By Sarah Knapton
Loneliness is deadlier than obesity and should be considered a major public health hazard, the biggest ever review into the problem has suggested.
Researchers in the US looked at 218 studies into the health effects of social isolation and loneliness involving nearly four million people.
They discovered that lonely people had a 50 per cent increased risk of early death, compared to those with good social connections. In contrast, obesity raises the chance of dying before the age of 70 by around 30 per cent.
Lead author Dr Julianne Holt-Lunstad, Professor of Psychology at Brigham Young University, Utah, said people should be preparing for retirement socially as well as financially, because for many people the workplace is their biggest source of companionship.
“Being connected to others socially is widely considered a fundamental human need—crucial to both well-being and survival,” she said.
“Extreme examples show infants in custodial care who lack human contact fail to thrive and often die, and indeed, social isolation or solitary confinement has been used as a form of punishment.
“Yet an increasing portion of the population now experiences isolation regularly.”
According to the Campaign To End Loneliness, around 17 per cent of older people see friends, family and neighbours less than once a week, while one in 10 go for a month at a time without seeing any loved ones.
A recent survey by the charity found that for two fifths of older people, around 3.9 million, view the television as their main source of company.
Recent ONS stats Britain is the loneliness capital of Europe with its inhabitants less likely overall to know their neighbours or have strong friendships than people anywhere else in the EU, an official study suggests.
Last year, the Local Government Association said loneliness should be treated as a ‘major health issue’, while charity Age UK claim the issue ‘blights the lives’ of over a million older people.
Laura Alcock-Ferguson, Director of the Campaign to End Loneliness, said: “Meaningful social connections are essential for human happiness. At the Campaign, we want to make loneliness everyone’s business and show that we can all play a role in combatting loneliness in their community, whether as an organisation or an individual.
“At a national level, we’re calling for the development of a UK-wide strategy for tackling loneliness and social isolation to help end this growing crisis.”
Although loneliness is often viewed as a problem for the elderly, a recent study by the Mental Health Foundation found that 18- to 34-year-olds were likely to feel lonely more often than over-55s.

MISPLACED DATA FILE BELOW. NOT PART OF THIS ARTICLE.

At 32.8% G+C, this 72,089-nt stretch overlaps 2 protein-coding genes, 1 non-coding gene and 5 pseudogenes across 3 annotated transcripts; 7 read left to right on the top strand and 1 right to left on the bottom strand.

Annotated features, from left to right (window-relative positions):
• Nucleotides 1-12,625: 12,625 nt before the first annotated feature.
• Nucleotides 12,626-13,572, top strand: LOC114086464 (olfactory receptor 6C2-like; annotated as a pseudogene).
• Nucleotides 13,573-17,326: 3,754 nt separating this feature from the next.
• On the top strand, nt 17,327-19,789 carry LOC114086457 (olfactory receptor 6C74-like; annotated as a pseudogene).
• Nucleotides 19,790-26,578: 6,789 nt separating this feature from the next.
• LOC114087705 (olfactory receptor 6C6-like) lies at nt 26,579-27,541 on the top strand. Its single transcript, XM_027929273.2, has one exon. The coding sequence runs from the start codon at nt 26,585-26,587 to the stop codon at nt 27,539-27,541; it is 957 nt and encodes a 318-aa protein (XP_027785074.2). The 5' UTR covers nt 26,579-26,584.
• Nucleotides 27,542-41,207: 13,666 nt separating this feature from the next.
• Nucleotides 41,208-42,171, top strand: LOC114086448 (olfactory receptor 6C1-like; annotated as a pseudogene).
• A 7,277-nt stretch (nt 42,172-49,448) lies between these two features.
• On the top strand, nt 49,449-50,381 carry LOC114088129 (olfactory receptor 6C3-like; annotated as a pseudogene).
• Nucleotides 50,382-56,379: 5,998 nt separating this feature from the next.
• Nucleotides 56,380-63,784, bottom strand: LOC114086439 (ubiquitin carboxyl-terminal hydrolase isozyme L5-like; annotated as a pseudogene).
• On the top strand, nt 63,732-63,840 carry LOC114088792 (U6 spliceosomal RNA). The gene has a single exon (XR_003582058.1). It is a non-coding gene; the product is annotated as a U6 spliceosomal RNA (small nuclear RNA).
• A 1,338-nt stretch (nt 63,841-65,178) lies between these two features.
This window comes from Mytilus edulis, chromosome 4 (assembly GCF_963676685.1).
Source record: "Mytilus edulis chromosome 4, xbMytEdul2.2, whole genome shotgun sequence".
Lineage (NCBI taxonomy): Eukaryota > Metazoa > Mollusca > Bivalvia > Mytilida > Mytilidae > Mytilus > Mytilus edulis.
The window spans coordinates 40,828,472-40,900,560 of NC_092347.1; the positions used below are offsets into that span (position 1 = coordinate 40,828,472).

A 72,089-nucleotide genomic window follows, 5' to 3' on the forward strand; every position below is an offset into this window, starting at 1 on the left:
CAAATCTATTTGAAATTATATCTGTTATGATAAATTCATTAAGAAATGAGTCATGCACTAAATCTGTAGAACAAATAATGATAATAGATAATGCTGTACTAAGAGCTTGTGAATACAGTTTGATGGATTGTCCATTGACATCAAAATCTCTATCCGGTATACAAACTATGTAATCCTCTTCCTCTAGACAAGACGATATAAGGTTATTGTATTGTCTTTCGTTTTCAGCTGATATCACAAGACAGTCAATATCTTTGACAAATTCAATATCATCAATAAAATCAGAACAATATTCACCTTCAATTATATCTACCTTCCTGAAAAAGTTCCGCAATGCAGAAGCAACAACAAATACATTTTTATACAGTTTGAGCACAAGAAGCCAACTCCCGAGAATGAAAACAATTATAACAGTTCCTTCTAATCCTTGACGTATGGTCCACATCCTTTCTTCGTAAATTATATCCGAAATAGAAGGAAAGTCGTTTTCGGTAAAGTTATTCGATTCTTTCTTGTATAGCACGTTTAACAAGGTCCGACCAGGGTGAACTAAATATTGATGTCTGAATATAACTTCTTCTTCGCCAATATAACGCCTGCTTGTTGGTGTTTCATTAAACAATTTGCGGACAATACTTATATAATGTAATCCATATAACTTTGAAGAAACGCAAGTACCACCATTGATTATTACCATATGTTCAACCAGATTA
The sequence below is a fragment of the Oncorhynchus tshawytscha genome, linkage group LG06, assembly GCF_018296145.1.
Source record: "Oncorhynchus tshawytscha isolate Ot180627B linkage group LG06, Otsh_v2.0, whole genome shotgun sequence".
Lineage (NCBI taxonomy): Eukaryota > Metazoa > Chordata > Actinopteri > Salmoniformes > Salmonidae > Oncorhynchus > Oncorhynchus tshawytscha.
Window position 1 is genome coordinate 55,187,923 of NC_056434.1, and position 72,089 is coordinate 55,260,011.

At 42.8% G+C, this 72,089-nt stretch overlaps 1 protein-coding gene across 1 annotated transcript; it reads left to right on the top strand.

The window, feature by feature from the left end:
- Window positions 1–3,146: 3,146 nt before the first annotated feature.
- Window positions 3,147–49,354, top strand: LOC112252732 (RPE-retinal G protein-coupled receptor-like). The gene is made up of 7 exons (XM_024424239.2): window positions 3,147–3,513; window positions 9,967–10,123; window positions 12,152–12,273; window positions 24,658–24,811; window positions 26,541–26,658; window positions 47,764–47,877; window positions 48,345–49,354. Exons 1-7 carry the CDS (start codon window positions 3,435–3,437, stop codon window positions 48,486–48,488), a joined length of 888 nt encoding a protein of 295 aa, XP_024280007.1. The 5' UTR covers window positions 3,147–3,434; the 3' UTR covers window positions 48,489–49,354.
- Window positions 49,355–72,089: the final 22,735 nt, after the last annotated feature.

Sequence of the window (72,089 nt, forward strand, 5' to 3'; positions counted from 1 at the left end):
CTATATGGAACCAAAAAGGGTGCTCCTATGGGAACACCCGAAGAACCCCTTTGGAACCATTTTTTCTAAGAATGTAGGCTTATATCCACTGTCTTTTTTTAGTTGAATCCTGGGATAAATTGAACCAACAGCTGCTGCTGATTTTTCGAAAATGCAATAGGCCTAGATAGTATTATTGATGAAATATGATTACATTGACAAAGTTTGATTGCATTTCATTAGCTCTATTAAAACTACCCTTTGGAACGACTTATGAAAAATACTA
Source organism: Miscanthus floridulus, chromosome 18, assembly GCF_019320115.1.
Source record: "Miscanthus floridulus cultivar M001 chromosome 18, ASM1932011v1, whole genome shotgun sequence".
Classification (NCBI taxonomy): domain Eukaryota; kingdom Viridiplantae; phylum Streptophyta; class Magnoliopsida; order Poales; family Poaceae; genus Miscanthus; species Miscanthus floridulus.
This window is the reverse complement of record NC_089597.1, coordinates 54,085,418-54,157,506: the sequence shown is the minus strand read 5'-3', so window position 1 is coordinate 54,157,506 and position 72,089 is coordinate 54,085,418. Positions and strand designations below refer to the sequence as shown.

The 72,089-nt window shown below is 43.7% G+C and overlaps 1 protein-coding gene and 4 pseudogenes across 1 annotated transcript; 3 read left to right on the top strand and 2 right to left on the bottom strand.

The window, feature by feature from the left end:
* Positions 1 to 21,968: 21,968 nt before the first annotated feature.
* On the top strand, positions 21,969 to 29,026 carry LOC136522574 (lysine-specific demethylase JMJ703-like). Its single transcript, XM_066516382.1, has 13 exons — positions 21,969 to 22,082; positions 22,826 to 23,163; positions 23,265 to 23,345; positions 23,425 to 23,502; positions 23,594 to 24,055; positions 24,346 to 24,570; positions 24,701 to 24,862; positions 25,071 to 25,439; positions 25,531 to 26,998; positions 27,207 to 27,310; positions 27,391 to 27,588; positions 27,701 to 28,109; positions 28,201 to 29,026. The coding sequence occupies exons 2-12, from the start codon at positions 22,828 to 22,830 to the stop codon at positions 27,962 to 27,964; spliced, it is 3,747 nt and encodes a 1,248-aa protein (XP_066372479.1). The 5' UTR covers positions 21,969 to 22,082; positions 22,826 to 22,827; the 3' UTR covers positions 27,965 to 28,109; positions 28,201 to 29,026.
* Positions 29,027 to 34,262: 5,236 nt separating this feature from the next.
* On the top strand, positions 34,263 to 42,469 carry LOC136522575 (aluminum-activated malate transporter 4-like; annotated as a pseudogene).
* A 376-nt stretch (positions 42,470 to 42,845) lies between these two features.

Studies have shown that between 20 and 80 per cent of adolescents report feeling lonely often, compared to 40 to 50 per cent in an elderly population.
The researchers said greater priority be placed on social skills training for children in schools while doctors should be encouraged to include social connectedness in medical screening, she said.
Councils should also ensure there are sufficient social spaces that encourage gathering and interaction, such as recreation centers and community gardens.
“There is robust evidence that social isolation and loneliness significantly increase risk for premature mortality, and the magnitude of the risk exceeds that of many leading health indicators,” added Dr Holt-Lunstad.
“With an increasing aging population, the effect on public health is only anticipated to increase. Indeed, many nations around the world now suggest we are facing a ‘loneliness epidemic. The challenge we face now is what can be done about it.”
A recent study by the University of York found that lonely people are around 30 per cent more likely to suffer a stroke or heart disease, two of the leading causes of death in Britain.
But the reasons have remained unclear. Some researchers thought it was simply that there were fewer people to notice when a person was ill or encourage them to take care of their health.
However last year Harvard University found that having no friends was linked to increased levels of blood-clotting protein which can cause heart attacks and strokes.
It is now known that social isolation activates the ‘fight or flight’ stress signal which increases levels of protein fibrinogen in anticipation of injury and blood loss.
But too much fibrinogen is bad for health, raising blood pressure and causing the build-up of fatty deposits in the arteries.
People with just five people in their social network had 20 per cent higher levels fibrinogen than those with 25. Having 10-12 fewer friends had the same impact on levels as taking up smoking.
The new research was presented at the annual meeting of the American Psychological Association.
Five top tips | To beat loneliness
1 When you meet up with close friends, talk about your feelings not just your jobs or families. Being honest about your life helps people feel closer to you.
2 Plan holidays or birthdays well in advance so that you are never lonely at times when it really matters.
3 Invite out a new person – someone you’ve met in the last month. Take them to a play, film, or out for supper.
4 If you have feelings of loneliness at work, fill your lunch hour with an enjoyable activity: listen to a play on your iPad or start learning a language.
5 Give yourself permission to say no to events where you can’t take a plus one – I finally realised this after an agonising wedding party last summer.
6 Don’t wait for someone to call or email – contact them. If they’re busy it doesn’t mean they are rejecting you. Try again.